If the local authority decides your child does need an EHC plan, they will send you a copy of the draft plan for you to check and comment on. You can find out more about how to do this in our ‘How to Guide to checking a draft EHC plan’.

At this point, you can ask for a personal budget. This is information about the resources and funding that can be used flexibly to support your child with their education, health and/or care needs.

If a plan is not going to be made

If the local authority does a needs assessment and then decides that your child does not need an EHC plan, they should tell you no later than 16 weeks from the date of the original request for assessment. They must tell you why they have decided not to issue a plan and give you information about your right to appeal their decision.

If your child or young person has had an assessment, the local authority should give you some feedback about it. This should include giving you copies of any written reports and recommendations.

If the local authority decides not to issue a plan, you have two choices: you can accept the decision, or you can disagree with it. You can find out more about this in the next section.

What can I do if the local authority decides not to do an assessment or issue an EHC plan?

If the local authority refuses to do an assessment or issue a plan, you have two choices

1. You can accept the decision.

Sometimes parents and carers choose to do this because their child’s nursery, school or college makes changes after the request is put in, which mean an assessment isn’t needed any more.

Or if your child has a needs assessment, it can help to make their needs clearer and that changes the support that’s being given, so that a plan isn’t needed.

If you decide to accept the local authority’s decision, your child should continue to be supported at nursery, school or college. You should meet regularly with the staff involved to make sure your child is well supported and making progress.

If things change or there’s new information or concerns about your child’s learning or behaviour, you can ask for an EHC needs assessment again.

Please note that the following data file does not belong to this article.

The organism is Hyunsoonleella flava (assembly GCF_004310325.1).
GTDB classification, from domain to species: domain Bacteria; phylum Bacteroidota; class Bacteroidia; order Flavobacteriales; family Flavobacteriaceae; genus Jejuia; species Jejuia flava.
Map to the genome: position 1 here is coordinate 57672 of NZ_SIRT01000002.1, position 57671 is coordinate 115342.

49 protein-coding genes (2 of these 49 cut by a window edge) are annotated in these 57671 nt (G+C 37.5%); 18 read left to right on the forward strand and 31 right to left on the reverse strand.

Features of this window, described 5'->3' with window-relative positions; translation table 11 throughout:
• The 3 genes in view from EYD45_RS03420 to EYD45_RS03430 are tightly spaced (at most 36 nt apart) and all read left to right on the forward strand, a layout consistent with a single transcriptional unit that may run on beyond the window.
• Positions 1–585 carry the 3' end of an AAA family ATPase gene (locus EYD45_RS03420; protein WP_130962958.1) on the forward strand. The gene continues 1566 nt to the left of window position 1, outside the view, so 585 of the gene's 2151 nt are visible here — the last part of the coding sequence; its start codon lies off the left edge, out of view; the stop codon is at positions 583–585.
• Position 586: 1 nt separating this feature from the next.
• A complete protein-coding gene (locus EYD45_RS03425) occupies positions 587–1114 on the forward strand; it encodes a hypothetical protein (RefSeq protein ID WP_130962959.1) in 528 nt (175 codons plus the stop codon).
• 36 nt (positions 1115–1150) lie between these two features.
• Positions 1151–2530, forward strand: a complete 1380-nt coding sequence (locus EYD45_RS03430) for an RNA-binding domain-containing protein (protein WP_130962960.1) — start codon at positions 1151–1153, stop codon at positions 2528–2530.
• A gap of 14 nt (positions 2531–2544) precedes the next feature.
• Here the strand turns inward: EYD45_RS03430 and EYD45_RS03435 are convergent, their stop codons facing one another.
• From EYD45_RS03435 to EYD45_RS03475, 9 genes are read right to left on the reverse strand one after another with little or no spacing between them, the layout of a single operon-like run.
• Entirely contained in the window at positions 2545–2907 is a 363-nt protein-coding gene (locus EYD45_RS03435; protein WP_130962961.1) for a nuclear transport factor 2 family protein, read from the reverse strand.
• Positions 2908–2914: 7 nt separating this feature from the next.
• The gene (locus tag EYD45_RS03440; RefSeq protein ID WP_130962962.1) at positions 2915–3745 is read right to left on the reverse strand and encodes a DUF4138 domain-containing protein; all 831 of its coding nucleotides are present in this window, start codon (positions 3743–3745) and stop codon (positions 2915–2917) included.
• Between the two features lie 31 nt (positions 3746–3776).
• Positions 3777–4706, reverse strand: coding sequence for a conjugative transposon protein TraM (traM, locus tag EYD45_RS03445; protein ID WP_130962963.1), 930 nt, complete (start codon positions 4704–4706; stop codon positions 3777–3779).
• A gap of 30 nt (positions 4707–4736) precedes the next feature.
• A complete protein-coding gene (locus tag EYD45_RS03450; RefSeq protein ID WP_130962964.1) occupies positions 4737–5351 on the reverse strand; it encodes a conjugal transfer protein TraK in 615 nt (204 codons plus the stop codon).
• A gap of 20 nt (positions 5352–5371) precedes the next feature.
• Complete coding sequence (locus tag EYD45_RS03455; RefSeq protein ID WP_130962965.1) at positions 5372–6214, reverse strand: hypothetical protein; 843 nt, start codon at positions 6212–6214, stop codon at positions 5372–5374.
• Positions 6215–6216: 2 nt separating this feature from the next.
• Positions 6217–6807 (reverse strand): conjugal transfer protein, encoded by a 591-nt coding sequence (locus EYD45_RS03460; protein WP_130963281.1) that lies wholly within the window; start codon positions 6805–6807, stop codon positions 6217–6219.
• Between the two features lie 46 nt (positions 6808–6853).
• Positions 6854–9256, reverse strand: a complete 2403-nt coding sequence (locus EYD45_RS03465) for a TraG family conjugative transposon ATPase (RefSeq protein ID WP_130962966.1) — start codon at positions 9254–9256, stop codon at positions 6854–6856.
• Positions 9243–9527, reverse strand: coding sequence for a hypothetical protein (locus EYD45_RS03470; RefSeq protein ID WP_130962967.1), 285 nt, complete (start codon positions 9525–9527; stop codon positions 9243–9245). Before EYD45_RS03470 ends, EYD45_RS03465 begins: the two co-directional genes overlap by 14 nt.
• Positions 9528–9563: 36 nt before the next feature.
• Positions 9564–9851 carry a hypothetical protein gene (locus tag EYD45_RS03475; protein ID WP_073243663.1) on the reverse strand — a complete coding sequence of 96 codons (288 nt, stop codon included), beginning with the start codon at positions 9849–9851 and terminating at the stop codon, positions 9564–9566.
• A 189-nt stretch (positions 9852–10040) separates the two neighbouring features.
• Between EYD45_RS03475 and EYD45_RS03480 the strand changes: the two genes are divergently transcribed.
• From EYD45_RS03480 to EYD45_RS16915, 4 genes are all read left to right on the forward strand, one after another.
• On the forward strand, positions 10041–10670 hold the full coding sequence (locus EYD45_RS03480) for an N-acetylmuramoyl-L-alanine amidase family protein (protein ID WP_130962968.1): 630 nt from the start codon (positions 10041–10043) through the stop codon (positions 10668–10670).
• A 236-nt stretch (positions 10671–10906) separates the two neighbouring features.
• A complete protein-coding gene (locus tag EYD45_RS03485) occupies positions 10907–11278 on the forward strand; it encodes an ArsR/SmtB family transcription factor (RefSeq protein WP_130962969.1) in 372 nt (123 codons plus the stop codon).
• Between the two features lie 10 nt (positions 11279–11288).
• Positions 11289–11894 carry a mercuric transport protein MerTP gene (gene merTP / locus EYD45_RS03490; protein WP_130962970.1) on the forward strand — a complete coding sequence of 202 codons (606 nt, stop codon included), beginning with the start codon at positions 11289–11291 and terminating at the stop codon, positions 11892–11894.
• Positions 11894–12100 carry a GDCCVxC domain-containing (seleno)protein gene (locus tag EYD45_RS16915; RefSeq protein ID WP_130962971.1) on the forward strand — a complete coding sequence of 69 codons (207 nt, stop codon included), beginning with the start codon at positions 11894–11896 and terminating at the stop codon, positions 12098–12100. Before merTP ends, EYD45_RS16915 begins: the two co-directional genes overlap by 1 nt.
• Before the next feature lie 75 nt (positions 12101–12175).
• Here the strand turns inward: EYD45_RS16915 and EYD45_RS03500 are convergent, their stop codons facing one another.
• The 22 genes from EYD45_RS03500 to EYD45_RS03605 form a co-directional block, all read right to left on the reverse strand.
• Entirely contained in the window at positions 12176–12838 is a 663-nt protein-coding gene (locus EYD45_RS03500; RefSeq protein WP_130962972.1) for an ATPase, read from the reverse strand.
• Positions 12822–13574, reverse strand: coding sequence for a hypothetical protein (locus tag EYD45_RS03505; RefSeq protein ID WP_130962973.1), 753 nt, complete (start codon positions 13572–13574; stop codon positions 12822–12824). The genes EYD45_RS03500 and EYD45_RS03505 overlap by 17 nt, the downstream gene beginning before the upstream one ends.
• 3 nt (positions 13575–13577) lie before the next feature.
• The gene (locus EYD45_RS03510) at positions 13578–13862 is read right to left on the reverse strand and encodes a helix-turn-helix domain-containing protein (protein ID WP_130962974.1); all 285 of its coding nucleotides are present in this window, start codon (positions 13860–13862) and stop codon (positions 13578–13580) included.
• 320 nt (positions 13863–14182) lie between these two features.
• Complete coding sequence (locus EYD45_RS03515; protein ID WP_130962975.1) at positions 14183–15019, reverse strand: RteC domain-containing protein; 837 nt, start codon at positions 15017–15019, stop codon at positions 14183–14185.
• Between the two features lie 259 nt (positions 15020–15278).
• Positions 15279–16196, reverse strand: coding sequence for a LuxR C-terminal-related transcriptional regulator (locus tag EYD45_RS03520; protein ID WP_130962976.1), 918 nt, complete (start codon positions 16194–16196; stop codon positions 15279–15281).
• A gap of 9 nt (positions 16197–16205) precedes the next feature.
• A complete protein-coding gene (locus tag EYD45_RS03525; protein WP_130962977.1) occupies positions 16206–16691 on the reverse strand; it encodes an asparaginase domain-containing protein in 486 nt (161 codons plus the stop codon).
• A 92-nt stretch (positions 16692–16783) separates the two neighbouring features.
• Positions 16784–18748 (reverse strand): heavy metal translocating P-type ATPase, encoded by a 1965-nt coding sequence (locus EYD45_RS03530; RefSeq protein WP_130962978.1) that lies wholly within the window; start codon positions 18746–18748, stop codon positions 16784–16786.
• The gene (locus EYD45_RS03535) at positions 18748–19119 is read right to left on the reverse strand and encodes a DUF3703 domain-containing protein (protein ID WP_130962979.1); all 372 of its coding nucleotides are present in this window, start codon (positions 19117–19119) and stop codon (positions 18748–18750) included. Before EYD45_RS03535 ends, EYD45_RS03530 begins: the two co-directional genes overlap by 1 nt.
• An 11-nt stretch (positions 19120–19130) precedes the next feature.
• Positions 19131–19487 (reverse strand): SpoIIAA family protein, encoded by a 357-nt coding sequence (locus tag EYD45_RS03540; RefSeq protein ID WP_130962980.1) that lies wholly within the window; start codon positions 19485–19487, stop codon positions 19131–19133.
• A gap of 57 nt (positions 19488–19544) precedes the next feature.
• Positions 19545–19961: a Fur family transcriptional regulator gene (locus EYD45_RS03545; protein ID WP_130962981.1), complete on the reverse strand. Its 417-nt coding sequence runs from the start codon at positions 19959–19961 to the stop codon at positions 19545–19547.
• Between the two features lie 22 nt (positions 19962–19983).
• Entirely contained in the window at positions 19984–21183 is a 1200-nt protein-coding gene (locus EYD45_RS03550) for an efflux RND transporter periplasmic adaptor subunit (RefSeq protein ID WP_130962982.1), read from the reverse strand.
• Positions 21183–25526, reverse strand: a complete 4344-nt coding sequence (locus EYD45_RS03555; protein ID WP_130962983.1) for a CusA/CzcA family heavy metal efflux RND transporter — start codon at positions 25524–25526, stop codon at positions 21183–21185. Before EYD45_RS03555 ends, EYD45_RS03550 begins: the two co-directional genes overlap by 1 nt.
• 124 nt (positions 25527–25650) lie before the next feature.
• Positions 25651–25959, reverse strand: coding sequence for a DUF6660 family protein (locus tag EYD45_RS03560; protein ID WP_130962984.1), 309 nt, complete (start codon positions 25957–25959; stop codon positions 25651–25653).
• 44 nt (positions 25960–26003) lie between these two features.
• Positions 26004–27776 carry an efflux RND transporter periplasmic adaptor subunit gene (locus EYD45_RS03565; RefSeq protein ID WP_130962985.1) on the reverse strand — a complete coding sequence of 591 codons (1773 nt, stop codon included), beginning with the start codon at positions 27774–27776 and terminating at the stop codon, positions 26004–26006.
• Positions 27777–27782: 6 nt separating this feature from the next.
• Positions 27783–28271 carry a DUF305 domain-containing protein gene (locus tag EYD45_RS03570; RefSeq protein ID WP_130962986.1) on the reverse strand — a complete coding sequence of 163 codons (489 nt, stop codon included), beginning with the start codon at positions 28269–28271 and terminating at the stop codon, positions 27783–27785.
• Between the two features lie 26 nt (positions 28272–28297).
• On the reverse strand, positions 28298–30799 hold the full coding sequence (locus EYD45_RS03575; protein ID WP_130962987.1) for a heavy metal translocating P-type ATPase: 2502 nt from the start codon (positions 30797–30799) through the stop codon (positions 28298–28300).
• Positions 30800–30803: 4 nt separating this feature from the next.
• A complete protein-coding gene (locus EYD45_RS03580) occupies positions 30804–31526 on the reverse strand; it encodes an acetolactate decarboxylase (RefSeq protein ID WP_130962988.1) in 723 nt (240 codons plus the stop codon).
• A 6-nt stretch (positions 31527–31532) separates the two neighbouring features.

If you have an assessment request turned down, there is no minimum time you need to wait before you can apply again. If you’ve had an assessment but a plan isn’t issued, you can only ask for another needs assessment if there hasn’t been one in the last six months.

2. You can disagree with the decision.

If you disagree with a decision about doing a needs assessment or issuing a plan, the first thing to do is to talk to your contact at the 0-25 team. You can tell them why you think the decision is wrong and talk about the main issues. Many disagreements can be sorted out this way.

If you can’t come to an agreement that way, then you can ask for disagreement resolution or mediation. These are ways of discussing things with local authority staff which are led and supported by someone independent. You can find out more about these in our leaflet ‘What if we can’t agree’.

If these options don’t work, you can appeal a decision.  This means going to an SEND tribunal which is part of the court system. At an appeal tribunal, an independent panel of people including a judge will listen to both sides of the argument before deciding. At an appeal hearing a judge can either:

  • overturn the decision of the local authority and if that happens an assessment will go ahead, or a plan will be issued
  • agree with the decision of the local authority, in which case an assessment will not go ahead, or a plan won’t be issued

You must appeal a ‘refusal to assess’ or a ‘refusal to issue’ decision within two months of the date on your decision letter, or one month from the date of the mediation certificate – whichever is later (see more on this below).

How do I appeal a decision not to assess or a decision not to issue an EHC plan?

Before you can register your appeal, you must contact a mediation advisor. This is to see whether mediation could help you to resolve your disagreement about the EHC needs assessment or plan without going to appeal. Mediation is independent of the local authority and free for you to use.

The Mediation Service for Devon is provided by Global Mediation and you can contact them on 0800 064 4488 or email: sen@globalmediation.co.uk.

After you’ve spoken to them, if you decide to use mediation, a mediation meeting will be set up between you and the local authority. If you decide not to use mediation, you’ll be given a certificate which will enable you to start your appeal.

To register an appeal, you must fill out a ‘Notice of Appeal’ form. You can find this online on the tribunal website.

Or you can contact HM Courts and Tribunal Service for a form at:
Special Educational Needs and Disability Tribunal, 1st Floor, Darlington Magistrates Court,
Parkgate, Darlington DL1 1RU
Tel: 01325 289350

It usually takes about 12 weeks from when you register an appeal to when you go to the tribunal hearing. This gives you plenty of time to prepare, but it can also be a challenge if you need a quick decision, such as if your child has been permanently excluded. For more information or advice, contact the HM Courts and Tribunal Service.

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Page updated: September 2019 Page due for review March 2021